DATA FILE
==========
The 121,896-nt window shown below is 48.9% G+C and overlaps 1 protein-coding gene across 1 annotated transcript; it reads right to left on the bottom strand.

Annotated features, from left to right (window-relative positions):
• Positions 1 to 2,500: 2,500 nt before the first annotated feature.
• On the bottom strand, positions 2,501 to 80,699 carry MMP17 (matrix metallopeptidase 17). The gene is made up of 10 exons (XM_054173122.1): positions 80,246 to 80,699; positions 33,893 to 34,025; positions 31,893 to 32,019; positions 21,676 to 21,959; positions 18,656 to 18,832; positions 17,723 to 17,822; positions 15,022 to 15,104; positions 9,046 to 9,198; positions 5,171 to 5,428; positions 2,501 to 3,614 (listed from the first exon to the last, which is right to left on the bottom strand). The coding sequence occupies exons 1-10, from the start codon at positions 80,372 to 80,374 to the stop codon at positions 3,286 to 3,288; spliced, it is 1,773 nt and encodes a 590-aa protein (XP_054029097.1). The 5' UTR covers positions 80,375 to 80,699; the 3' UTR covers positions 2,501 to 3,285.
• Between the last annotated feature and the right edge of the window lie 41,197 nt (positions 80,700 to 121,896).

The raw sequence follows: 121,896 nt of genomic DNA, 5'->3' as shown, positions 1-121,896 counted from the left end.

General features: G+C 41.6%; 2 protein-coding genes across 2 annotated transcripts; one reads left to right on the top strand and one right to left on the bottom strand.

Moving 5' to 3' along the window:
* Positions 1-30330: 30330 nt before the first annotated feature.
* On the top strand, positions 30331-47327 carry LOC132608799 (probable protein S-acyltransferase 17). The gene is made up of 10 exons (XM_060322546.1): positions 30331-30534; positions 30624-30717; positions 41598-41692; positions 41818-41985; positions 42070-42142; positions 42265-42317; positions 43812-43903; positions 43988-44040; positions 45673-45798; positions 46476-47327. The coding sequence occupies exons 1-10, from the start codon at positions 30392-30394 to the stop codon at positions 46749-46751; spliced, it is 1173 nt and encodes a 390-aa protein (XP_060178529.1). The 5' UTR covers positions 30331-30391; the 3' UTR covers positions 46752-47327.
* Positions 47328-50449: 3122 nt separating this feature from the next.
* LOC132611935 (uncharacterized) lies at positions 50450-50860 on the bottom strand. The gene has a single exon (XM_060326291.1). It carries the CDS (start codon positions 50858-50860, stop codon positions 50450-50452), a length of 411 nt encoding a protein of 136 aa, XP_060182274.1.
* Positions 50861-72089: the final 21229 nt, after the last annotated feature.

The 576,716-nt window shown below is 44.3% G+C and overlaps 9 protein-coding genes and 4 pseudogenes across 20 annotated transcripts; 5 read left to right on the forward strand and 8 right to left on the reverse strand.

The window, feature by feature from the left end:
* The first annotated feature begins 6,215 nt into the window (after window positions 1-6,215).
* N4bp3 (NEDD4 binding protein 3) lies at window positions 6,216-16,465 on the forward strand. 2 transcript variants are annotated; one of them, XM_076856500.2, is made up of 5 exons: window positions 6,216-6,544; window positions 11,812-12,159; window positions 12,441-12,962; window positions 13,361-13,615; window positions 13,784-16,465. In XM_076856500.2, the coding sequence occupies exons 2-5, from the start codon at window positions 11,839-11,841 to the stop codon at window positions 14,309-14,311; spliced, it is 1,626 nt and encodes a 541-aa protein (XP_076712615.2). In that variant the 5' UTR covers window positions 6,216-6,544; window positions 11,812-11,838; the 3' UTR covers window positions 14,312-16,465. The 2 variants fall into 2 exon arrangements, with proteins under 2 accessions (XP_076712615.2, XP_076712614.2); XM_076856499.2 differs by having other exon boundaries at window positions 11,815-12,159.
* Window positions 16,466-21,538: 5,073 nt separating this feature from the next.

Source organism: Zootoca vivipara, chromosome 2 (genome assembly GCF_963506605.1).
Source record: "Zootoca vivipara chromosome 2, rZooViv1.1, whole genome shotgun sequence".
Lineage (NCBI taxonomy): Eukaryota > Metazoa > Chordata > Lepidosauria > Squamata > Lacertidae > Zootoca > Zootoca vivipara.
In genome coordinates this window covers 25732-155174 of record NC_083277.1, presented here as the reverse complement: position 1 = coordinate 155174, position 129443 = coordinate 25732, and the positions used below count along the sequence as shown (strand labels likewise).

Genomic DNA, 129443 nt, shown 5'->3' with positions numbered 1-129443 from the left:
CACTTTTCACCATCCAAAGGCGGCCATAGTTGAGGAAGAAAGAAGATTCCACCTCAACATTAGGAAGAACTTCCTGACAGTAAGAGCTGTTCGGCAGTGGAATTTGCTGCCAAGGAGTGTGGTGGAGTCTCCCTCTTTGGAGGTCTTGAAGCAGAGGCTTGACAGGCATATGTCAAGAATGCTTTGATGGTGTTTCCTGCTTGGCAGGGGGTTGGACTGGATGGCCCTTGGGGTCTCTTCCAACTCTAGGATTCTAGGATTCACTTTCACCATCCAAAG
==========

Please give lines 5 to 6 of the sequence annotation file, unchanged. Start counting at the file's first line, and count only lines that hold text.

• Between the last annotated feature and the right edge of the window lie 41,197 nt (positions 80,700 to 121,896).

The raw sequence follows: 121,896 nt of genomic DNA, 5'->3' as shown, positions 1-121,896 counted from the left end.